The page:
Background: Lower facial asymmetry is most commonly associated with the shape of the jawline. While patients often present with chin asymmetry, closer inspection often reveals that it extends back along the jawline as well. With the chin asymmetry the jawline on the longer chin side is lower and conversely it is higher on the shorter chin side. A debate can be had about which is the normal side and whether the condition is hypoplasia or hyperplasia which has great relevance when it comes to treatment planning.
True lower facial bony asymmetry has soft tissue asymmetries as well which would be consistent with that of a developmental origin. The lips will be tilted with different horizontal positions of the mouth corners. The base of the nostrils will be tilted and even the eyes may have subtle differences in the horizontal lines between the inner and outer canthi. Most of these soft tissue asymmetries are far less correctable than that of the underlying bone
Correction of chin and jawline asymmetry must take into consideration numerous anatomic factors. In the chin area the short length of the tooth roots do not pose any restrictions for the amount of bone that can be removed. But in the jawline behind the chin the location of the inferior nerve as it courses through the bone is, however, a potential surgical restriction. When vertical bone reduction is indicated (facial hyperplasia) preoperative x-rays are needed to determine the limits of these bony changes.
Case Study: This young female presented with chin asymmetry with a longer right side and a visible tilt of the chin to the left. Physical and radiographic examinations showed that a right facial hyperplasia was the cause with vertical elongation of the entire jawline which drove the position of the chin to the opposite side. This was evident at facial rest but more apparent when smiling. A panorex x-rays showed the amount of bony differences between the two sides with the jaw angles and intrabony nerves highlighted.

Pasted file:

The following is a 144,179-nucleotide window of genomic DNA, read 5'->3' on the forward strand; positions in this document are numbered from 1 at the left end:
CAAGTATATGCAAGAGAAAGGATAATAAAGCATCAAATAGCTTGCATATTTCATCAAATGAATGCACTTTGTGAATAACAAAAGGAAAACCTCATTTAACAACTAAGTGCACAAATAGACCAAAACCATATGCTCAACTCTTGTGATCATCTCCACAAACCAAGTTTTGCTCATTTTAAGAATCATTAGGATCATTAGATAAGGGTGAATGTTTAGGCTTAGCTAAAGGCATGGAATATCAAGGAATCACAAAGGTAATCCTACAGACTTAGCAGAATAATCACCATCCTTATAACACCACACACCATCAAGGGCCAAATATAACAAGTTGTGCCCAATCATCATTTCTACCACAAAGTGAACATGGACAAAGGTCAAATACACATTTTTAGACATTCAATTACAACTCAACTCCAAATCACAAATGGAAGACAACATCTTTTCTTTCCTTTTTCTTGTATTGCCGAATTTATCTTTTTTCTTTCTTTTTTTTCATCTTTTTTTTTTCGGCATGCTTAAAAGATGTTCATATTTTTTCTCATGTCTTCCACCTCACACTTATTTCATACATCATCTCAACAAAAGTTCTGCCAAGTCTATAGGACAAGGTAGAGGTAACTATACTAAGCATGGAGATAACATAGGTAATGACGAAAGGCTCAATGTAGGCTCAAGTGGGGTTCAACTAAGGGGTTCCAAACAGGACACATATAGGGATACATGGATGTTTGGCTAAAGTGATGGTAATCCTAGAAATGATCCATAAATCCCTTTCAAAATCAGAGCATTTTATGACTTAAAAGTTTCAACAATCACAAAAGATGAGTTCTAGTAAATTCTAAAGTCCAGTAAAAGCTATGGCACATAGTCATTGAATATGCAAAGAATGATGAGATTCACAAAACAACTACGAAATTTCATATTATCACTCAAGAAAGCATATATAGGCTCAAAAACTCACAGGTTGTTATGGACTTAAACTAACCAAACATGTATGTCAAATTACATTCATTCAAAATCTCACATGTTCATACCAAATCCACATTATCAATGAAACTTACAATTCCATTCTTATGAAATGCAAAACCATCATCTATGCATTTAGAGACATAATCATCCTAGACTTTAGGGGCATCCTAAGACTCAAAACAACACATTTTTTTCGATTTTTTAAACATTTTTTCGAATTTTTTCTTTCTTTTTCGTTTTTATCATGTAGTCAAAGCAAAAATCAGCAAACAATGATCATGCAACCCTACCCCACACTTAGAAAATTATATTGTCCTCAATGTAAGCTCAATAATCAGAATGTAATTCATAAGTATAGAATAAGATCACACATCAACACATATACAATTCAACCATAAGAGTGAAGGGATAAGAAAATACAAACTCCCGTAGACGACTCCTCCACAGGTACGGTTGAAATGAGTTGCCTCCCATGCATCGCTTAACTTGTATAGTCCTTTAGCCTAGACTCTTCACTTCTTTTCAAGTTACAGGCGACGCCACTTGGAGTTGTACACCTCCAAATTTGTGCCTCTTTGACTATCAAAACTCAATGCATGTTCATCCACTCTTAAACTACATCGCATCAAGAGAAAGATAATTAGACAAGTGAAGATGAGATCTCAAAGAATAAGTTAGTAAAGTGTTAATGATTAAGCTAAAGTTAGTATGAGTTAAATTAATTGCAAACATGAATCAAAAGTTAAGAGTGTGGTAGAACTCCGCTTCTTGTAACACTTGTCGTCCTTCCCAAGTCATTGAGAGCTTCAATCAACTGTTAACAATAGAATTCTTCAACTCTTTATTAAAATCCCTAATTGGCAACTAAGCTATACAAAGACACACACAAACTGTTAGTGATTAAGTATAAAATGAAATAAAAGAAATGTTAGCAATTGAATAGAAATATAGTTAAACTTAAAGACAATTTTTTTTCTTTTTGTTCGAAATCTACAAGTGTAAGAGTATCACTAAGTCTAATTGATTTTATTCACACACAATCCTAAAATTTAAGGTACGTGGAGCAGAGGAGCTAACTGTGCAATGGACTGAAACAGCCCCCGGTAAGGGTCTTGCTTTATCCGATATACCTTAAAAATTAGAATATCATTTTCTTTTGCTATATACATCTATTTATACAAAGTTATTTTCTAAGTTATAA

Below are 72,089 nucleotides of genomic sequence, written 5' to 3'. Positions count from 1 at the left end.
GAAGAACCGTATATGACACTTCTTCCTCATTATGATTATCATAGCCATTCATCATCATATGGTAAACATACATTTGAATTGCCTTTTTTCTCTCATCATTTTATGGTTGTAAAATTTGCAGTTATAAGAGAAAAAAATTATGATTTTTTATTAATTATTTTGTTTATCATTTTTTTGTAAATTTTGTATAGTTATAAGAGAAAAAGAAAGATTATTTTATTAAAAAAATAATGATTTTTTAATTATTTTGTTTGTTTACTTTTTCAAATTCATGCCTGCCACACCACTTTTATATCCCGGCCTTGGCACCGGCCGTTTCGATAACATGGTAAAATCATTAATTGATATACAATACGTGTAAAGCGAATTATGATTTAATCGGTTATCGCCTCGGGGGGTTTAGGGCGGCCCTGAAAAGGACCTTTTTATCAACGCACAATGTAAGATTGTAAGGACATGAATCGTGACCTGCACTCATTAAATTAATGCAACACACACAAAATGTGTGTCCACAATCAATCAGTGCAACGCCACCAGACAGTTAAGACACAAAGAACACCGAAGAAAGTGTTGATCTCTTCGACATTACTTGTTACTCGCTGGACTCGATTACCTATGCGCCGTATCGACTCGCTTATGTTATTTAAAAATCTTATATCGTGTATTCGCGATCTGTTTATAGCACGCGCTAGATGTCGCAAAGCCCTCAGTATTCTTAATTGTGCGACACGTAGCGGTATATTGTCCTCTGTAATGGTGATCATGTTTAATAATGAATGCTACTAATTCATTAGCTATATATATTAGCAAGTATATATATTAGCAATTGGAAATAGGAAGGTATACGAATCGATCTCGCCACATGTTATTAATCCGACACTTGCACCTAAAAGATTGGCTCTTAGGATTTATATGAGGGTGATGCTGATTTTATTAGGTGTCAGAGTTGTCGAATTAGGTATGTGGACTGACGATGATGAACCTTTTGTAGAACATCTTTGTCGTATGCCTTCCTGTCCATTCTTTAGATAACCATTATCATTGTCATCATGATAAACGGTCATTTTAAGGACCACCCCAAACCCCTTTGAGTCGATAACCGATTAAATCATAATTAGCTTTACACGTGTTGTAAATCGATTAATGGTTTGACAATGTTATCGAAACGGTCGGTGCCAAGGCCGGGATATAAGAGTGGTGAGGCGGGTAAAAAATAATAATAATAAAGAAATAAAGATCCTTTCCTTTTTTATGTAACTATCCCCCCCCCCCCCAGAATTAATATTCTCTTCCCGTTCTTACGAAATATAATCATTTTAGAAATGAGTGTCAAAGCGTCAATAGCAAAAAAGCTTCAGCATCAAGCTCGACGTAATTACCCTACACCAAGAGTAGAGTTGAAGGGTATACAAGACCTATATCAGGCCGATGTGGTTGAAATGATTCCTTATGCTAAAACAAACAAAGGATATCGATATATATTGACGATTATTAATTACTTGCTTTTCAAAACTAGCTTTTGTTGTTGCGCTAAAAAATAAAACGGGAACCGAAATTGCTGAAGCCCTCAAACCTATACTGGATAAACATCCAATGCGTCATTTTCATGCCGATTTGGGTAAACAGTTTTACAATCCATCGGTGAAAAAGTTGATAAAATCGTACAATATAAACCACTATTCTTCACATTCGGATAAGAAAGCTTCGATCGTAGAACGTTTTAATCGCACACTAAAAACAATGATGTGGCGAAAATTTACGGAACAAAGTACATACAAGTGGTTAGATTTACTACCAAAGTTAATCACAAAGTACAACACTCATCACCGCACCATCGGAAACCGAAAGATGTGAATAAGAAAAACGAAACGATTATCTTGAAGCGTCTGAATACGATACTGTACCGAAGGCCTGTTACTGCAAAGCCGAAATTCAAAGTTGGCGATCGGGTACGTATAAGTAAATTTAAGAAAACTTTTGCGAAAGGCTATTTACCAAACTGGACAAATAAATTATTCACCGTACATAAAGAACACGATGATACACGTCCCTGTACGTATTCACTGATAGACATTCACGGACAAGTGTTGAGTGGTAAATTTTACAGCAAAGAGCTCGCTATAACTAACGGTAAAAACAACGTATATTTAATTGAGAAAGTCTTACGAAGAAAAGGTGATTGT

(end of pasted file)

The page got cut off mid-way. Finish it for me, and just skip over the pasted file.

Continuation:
Under general anesthesia a submental approach to the chin and right jawline resha[ing was used. Initially the chin asymmetry was addressed by an inferior border shave across the bone, horizontal deprojection and a left corner angled reduction. The right jawline ws reduced by an inferior border shave of 7mms back to the anterior attachment of the master muscle. Redundant soft tissue was removed over the chin area and the muscles reattached along the chin with sutures suspended to bone holes.
The immediate intraoperative view of the chin showed he improved symmetry as well as an overall rounding effect to ‘desquare’ the chin as well. The cant of the smile line and occlusion above the chin will remain the same as before surgery as would be expected.
The aesthetic management of the chin and jawline asymmetry from hyperplasia that does not include occlusal adjustments is based on removing bone along the inferior and/or inferolateral border. The submental approach offers a direct line of sight method doing so with the greatest accuracy and safety to the inferior alveolar nerve. The fine line scar under the chin is a reasonable aesthetic tradeoff for these more predictable any changes. Radiographic surgical planning is essential and, while 3D CT scans have the most visual appeal, a traditional panorex x-ray offers a vert measurable method to determine a safe amount of vertical bony reduction along the inferior borders.
- 1) Chin asymmetry is often associated with jaw asymmetry as well.
- 2) The submittal approach offers the most effective reshaping of the chin and jawline due to line of sight visual access.
- 3) The location of the metal nerve and tooth roots can limited the extent of bony symmetry that is possible to achieve.
Dr. Barry Eppley